Unity. They got fat government jobs. What did the Liberian
people get? Nothing! They were left holding an empty
In July 1998, the Government of Liberia under the failed
leadership of Charles Taylor sponsored a national conference
entitled, Conference Vision 2024 to discuss the future
of Liberia. This conference was held at the Unity Conference
Center, Virginia. Presidential Candidate and Taylor
Confidante Roland Massaquoi chaired it; Gbai Gbala was
the Vice Chair. Both Roland Massaquoi and Gbai Gbala
occupied fat government posts in the Taylor Administration,
with Massaquoi serving as Minister of Planning and Economic
Affairs, and the latter as Minister of Agriculture.
U.S. Reverend Jesse Lee Jackson’s Rainbow Coalition
also held a national conference of national unity in
Chicago, with some of the usual suspects attending.
Some of them went back to work for Taylor, and others
just decided to remain in the US. But again, none of
these conferences produced anything tangible for ordinary
Liberians. It only benefited those who were invited
to attend. The people are still suffering. That is a
Most recently, Liberians had a conference in Ghana that
created the Charles Gyude Bryant Interim Government.
The warring factions, civil society and the political
parties divided up the jobs amongst themselves. They
are riding in nice cars. They live in air-conditioned
homes. They are stealing from the Liberian people with
impunity. Ordinary folks are unemployed in astronomical
numbers - 85% to be precise. Common people have to walk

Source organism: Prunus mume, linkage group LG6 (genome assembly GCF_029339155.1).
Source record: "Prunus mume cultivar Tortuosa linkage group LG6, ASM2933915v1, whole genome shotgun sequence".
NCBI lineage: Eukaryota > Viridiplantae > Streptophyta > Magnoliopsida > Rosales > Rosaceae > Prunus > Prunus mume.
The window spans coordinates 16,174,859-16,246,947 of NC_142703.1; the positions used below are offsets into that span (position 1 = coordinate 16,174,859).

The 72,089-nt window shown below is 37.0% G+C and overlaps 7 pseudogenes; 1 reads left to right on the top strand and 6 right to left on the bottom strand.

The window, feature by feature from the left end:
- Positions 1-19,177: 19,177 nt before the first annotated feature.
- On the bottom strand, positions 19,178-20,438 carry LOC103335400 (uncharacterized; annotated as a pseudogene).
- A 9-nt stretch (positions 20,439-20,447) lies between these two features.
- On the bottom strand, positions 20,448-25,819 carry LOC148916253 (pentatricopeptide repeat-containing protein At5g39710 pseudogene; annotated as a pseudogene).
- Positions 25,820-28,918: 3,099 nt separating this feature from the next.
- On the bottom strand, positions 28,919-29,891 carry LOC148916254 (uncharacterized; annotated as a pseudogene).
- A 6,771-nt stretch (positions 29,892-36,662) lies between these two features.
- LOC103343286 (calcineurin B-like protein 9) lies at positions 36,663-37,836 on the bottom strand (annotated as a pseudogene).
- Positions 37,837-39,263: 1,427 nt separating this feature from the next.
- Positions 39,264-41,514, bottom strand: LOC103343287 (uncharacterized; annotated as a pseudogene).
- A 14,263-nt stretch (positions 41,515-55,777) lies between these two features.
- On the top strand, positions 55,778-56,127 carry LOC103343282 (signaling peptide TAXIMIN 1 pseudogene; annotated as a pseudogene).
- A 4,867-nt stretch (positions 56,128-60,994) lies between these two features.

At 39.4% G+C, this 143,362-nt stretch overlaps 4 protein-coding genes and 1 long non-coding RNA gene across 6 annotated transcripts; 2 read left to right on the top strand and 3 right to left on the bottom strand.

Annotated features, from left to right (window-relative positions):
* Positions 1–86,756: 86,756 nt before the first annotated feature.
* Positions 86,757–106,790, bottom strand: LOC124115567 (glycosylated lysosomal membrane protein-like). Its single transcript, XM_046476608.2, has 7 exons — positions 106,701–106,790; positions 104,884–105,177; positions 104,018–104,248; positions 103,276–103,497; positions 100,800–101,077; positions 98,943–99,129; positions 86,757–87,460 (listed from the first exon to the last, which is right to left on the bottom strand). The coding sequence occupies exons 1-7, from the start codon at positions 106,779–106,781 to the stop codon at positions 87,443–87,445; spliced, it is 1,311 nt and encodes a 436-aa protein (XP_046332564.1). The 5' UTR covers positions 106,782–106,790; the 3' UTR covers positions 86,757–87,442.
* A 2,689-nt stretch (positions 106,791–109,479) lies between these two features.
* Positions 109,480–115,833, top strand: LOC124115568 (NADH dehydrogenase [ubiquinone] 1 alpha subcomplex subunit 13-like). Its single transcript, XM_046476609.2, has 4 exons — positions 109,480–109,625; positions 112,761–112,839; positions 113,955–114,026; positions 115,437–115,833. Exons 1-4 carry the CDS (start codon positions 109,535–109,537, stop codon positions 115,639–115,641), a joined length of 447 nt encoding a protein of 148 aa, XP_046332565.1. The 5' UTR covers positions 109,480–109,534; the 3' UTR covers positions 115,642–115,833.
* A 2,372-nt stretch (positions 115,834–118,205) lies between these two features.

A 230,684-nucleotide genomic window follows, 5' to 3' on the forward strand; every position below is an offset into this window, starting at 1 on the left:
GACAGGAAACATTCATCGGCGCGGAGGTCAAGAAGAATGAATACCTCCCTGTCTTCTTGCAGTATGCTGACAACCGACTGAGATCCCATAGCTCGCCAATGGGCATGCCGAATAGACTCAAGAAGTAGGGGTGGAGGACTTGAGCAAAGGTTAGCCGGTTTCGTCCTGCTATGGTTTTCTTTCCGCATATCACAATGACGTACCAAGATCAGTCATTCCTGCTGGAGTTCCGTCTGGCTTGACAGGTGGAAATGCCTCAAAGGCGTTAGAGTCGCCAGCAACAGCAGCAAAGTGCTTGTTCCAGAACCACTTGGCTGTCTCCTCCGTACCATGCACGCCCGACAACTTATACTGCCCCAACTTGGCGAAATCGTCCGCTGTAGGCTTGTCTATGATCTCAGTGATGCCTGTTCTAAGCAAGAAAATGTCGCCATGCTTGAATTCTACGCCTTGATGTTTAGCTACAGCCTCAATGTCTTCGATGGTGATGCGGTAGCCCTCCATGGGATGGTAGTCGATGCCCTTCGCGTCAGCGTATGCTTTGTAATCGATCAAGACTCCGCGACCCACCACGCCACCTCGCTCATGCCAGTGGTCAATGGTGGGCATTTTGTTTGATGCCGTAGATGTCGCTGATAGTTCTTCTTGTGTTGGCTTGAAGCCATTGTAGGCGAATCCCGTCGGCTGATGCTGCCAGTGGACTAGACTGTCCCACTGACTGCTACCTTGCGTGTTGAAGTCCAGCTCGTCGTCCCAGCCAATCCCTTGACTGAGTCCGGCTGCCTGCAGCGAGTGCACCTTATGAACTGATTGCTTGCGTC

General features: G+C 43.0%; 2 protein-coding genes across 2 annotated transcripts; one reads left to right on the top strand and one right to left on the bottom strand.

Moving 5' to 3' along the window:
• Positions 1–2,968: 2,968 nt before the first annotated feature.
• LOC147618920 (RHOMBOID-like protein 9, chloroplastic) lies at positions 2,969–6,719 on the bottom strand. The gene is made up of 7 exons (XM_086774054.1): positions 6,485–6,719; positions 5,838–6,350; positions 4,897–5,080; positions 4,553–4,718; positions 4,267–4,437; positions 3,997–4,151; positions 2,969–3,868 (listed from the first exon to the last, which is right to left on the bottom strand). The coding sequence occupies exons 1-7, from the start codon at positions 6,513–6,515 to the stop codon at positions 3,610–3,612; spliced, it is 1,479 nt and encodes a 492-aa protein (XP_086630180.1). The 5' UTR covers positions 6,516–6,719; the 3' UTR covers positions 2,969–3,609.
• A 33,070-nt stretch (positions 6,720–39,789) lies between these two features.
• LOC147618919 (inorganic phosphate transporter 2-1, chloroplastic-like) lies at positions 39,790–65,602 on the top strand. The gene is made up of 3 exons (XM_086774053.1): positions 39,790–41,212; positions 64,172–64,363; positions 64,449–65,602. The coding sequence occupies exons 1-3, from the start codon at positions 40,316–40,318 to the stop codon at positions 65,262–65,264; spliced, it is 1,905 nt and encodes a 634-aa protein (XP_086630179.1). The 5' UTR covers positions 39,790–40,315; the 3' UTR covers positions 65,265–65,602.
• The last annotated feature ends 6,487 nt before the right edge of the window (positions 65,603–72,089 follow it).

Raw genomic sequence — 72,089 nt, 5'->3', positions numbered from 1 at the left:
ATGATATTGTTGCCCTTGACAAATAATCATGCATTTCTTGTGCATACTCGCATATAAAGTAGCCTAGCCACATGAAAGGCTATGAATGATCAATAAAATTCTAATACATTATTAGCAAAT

from Duala and Paynesville to work on Broad Street even
though they don’t get paid. People have totally
lost their pride, with grown ups turning into street
beggars in record numbers. Now we hear again about another
national conference for peace, reform and reconciliation.
Second, we don’t need a national conference to
achieve peace. Maybe stability. But peace? How can a
man have peace when his kids go to bed hungry? How can
a man have peace when his fourteen or fifteen year old
daughter has to prostitute herself just to put food
on the table? How can a man have peace when his children
are not getting a decent education? How can a man have
peace when he lives in the worst condition - hut or
zinc shack? How can a man have peace when he sees government
officials ridding in a convoy of 5 cars when he has
to walk everywhere bare-footed? How can a man have peace
when he cannot afford a decent health care, but then
sees a few people sending their families to America
and Europe for medical checkups? How can a man have
peace when he lives in a dark room next door to a government
official with an air-conditioned home but who refuses
to share his government issued generator? How can a
man have peace when the prices of everything including
rice and gasoline are going up, because government officials
are receiving stipends and have allowed their Lebanese
partners to charge exorbitant prices to afford them
We don’t need a national conference to know that
peace is only possible when people are living a dignified
life and that they are being treated fairly. Economic
justice is just as important as political justice. The
resources of Liberia belong to everyone, and we don’t
need a national conference to tell us that. The bottom
line is that government can use force to bring about
stability, but not peace. Peace is only possible when
people know that they have a stake in the outcome. Now,
we don’t have that in Liberia. Liberia is not